Few people on Wall Street remember the last time the stock market had this tough of a December. That's because the Dow and S&P 500 are currently on track for their biggest December loss since the Great Depression.
The Dow and S&P 500 were each down about 7.8% through Monday. That's the largest drop for each key market barometer since 1931, according to data from LPL Research. But those Depression-era losses were much bigger: the S&P 500 plunged 14.5% while the Dow plunged 17%.
Still, the December 2018 swoon is making investors nervous that earnings growth may have peaked this year. They're worried that the economy could slow in 2019 because of continued trade tensions with China and rate hikes by the Federal Reserve.
The Dow and S&P 500 are both in the red for the year, putting stocks on track to have their worst annual loss since the 2008 Great Recession — and first annual loss since 2015.
But investors can still hope that the markets will turn around in the month's (and year's) final days.
December is usually a very solid month for the market. Professional money managers tend to buy top-performing stocks to make their portfolios look good — a phenomenon known as window dressing.
There's also the somewhat mysterious Santa Claus rally effect. The market tends to do well in the final week of the year, which some chalk up to light trading volume with so many people off for the Christmas holiday.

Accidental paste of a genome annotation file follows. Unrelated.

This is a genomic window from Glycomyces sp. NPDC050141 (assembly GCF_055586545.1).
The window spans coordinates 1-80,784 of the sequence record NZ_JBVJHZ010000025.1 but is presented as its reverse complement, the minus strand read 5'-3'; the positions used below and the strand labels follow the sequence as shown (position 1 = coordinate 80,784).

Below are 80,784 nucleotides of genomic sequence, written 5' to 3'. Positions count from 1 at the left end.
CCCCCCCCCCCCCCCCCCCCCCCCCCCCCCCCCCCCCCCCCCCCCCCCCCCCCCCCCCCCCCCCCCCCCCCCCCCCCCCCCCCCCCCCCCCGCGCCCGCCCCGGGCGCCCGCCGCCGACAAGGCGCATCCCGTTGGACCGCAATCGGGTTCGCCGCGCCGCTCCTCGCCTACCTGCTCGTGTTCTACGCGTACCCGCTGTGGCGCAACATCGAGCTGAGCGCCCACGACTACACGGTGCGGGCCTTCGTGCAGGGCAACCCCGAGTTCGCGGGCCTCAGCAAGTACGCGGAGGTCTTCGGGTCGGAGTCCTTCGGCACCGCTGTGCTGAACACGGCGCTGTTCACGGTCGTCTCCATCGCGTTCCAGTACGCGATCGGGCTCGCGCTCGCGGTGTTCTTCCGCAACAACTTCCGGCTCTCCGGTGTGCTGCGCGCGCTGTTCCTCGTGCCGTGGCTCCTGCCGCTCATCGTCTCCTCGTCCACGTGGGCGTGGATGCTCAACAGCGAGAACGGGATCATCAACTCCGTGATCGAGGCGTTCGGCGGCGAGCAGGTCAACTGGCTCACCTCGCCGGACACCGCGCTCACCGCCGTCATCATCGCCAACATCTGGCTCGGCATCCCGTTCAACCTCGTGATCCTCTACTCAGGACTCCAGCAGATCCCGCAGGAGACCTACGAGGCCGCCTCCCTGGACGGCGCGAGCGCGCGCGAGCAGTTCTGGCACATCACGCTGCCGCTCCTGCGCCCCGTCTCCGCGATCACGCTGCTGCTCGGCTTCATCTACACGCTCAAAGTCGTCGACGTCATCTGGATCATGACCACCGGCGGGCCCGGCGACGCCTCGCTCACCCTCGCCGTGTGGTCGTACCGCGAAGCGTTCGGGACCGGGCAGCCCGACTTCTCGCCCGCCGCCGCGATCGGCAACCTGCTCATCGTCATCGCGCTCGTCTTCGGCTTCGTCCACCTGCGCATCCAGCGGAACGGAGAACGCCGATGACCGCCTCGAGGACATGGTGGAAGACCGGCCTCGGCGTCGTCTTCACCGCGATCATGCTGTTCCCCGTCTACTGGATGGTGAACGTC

But volatility remains. Stocks got off to a promising start Tuesday morning but the Dow, S&P 500 and Nasdaq had all turned lower in late afternoon trading. They staged a rally into the close to end the day flat to modestly higher.
What it means
For a president who has so often used the stock market as a personal poll, this next statistic is perhaps most galling: The Dow is 1,000 points lower than when President Donald Trump signed tax reform into law exactly one year ago.
That's a shock for stock market investors who over the past decade have become used to winning. In seven of the past nine years, the S&P 500 has boasted double-digit returns. Last year, the S&P 500 returned 22%.
The economy is strong and the jobless rate at the lowest in a generation. So what's wrong?
The view among investors is 2018 was a year of peak earnings and growth that can't last. The sugar rush of the corporate tax cuts will fade. The trade war with China is raising costs for business. And most importantly, interest rates are rising. The Fed is widely expected to raise interest rates for a fourth time this year to keep a strong US economy from overheating.
Remember, interest rates after the financial crisis a decade ago were kept at near zero to resuscitate the economy. Now that the economy is healed and strong, the Fed is raising rates back to a more neutral policy. Raising them too much or too quickly could thwart the expansion.
At the same time, signs of slowing growth are popping up from China to Germany.
"There's a fear of weaker economic growth virtually everywhere, as the world emerges from quantitative easing and confronts tighter monetary policy," says Greg Valliere, political economist at Horizon Investments. "That, in a nutshell, is the greatest concern."